Matt Shapiro is presenting our paper – Going “Bald on Record”: Relationships Among Public Officials’ Social Media Behavior and Language Use – at this week’s Korean Association for Public Administration and American Society for Public Administration Joint International Conference. Can’t make it to Korea for the talk? Read the abstract after the jump. Jahna Otterbacher also contributed to this paper.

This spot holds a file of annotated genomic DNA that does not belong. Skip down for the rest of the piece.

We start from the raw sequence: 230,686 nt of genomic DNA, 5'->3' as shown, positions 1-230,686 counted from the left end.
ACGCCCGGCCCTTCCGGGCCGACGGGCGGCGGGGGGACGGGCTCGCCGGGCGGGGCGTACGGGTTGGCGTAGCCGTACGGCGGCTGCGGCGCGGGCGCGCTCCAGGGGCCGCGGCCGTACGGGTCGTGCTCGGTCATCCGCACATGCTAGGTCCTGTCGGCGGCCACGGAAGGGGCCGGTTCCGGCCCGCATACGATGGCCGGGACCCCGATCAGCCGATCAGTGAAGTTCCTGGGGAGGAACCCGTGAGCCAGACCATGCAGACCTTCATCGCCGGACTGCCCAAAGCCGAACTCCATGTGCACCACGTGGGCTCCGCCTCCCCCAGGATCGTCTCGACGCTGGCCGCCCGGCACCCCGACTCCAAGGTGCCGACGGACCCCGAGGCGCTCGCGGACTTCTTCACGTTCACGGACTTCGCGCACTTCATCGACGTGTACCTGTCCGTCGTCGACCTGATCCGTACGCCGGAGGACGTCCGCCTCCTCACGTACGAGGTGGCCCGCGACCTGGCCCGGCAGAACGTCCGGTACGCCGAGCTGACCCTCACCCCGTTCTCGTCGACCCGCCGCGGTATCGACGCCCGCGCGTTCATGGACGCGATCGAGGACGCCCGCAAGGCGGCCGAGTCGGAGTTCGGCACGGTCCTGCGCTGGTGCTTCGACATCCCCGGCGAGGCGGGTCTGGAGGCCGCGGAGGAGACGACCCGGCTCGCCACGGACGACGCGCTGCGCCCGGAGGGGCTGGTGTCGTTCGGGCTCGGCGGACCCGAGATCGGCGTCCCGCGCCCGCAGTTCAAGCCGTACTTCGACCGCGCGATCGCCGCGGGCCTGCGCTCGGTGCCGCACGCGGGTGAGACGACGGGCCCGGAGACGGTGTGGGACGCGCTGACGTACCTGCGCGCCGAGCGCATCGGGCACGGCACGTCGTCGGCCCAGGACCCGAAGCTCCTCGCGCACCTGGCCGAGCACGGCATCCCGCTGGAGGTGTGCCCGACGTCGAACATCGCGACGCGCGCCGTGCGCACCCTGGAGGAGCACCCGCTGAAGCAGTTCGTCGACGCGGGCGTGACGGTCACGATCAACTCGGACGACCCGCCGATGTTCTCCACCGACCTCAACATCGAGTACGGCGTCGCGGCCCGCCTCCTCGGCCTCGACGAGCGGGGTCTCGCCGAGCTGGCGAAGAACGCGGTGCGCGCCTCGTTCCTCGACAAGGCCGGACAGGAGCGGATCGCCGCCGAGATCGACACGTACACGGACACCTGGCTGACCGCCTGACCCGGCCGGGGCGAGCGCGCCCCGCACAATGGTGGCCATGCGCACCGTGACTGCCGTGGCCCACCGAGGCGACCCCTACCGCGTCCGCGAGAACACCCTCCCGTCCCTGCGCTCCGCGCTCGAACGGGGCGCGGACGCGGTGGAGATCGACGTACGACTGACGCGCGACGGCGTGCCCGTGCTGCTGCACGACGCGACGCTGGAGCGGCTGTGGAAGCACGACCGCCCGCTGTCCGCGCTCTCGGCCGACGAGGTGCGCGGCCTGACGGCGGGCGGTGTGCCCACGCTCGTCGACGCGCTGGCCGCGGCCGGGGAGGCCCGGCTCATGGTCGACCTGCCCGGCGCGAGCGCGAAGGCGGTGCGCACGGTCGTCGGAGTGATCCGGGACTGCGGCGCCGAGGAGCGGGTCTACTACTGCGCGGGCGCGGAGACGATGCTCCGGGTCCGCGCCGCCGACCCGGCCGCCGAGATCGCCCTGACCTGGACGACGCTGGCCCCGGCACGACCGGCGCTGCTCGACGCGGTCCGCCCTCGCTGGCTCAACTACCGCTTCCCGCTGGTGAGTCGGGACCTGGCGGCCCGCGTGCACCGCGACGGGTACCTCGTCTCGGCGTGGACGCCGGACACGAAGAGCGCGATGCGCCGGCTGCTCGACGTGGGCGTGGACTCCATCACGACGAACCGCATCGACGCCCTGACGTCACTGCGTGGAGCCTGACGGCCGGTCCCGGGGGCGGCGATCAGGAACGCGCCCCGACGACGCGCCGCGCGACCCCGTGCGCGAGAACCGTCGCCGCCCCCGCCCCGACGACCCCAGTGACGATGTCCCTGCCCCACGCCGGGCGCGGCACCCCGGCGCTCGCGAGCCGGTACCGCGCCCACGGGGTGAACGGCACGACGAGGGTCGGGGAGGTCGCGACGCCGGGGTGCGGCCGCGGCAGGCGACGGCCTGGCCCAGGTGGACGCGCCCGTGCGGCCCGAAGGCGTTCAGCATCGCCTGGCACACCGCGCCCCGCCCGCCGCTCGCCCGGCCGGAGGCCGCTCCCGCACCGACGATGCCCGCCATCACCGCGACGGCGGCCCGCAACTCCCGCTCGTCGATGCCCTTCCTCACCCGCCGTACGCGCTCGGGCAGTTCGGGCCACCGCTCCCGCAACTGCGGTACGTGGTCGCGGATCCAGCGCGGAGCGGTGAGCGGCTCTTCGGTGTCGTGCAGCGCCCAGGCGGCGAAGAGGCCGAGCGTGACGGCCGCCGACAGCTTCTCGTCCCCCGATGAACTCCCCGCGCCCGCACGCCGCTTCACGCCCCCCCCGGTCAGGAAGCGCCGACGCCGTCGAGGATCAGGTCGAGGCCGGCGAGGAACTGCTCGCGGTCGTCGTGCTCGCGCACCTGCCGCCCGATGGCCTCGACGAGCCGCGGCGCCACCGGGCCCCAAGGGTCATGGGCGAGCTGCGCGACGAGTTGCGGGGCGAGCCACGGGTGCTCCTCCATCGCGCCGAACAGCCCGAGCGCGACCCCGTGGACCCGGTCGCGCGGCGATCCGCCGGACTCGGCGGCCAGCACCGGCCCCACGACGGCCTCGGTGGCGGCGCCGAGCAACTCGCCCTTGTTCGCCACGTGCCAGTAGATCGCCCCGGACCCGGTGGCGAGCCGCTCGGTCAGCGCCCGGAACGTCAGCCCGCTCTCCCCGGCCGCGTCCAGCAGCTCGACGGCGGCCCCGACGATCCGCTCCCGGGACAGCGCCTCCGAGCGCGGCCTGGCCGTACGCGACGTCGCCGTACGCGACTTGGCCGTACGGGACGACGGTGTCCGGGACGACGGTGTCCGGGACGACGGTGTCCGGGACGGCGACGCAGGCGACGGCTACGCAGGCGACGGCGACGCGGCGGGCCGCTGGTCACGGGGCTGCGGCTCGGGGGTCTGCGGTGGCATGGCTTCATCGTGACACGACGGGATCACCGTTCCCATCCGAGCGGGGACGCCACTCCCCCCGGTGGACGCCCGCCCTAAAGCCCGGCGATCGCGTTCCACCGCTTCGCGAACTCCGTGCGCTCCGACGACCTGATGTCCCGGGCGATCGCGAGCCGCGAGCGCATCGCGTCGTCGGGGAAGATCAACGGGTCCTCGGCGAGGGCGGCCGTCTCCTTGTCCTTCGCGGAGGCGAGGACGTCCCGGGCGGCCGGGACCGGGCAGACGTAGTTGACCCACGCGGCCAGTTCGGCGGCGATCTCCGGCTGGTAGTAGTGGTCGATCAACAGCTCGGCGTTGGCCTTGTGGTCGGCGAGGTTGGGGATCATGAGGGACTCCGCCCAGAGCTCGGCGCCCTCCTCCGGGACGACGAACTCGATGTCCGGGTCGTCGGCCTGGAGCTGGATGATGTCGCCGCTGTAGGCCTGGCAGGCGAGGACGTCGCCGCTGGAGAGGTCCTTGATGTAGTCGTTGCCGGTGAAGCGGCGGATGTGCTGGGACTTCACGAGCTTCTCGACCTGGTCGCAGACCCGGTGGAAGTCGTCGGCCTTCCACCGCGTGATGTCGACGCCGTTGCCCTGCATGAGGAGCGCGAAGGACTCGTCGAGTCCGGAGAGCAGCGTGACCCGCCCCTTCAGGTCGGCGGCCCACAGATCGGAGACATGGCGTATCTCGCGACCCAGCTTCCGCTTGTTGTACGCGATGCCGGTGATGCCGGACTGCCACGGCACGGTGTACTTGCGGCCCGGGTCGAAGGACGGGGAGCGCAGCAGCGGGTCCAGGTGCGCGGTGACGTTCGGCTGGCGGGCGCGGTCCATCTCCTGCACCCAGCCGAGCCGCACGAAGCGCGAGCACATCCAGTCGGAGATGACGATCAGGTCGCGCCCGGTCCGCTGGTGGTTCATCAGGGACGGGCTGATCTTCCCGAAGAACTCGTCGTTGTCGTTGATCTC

Public officials use polarizing language — supporting language for one’s self versus pejorative language for others — as a means of establishing clear boundaries on certain issues. This has been explored to some degree in terms of how such language is conveyed in the traditional media, but minimal research has been done with regard to the role of polarizing language within social media. This paper explores how elected U.S. officials use potentially polarizing language (“civility,” “politeness,” and related forms) to draw in supporters. We analyze the content and behavior of more than 30,000 tweets from the available Twitter accounts of each elected member of Congress, particularly in terms of the nature (size and party composition) of Twitter networks for officials who use polarizing language. Network analysis via Network Workbench and NodeXL confirms that officials’ use Twitter for much more than broadcasting, officials’ interaction networks differ from their follower/friends networks, and polarizing language cannot be correlated with peripheral locations in a network. These indicate that Twitter plays a more nuanced role in political communication than previously expected.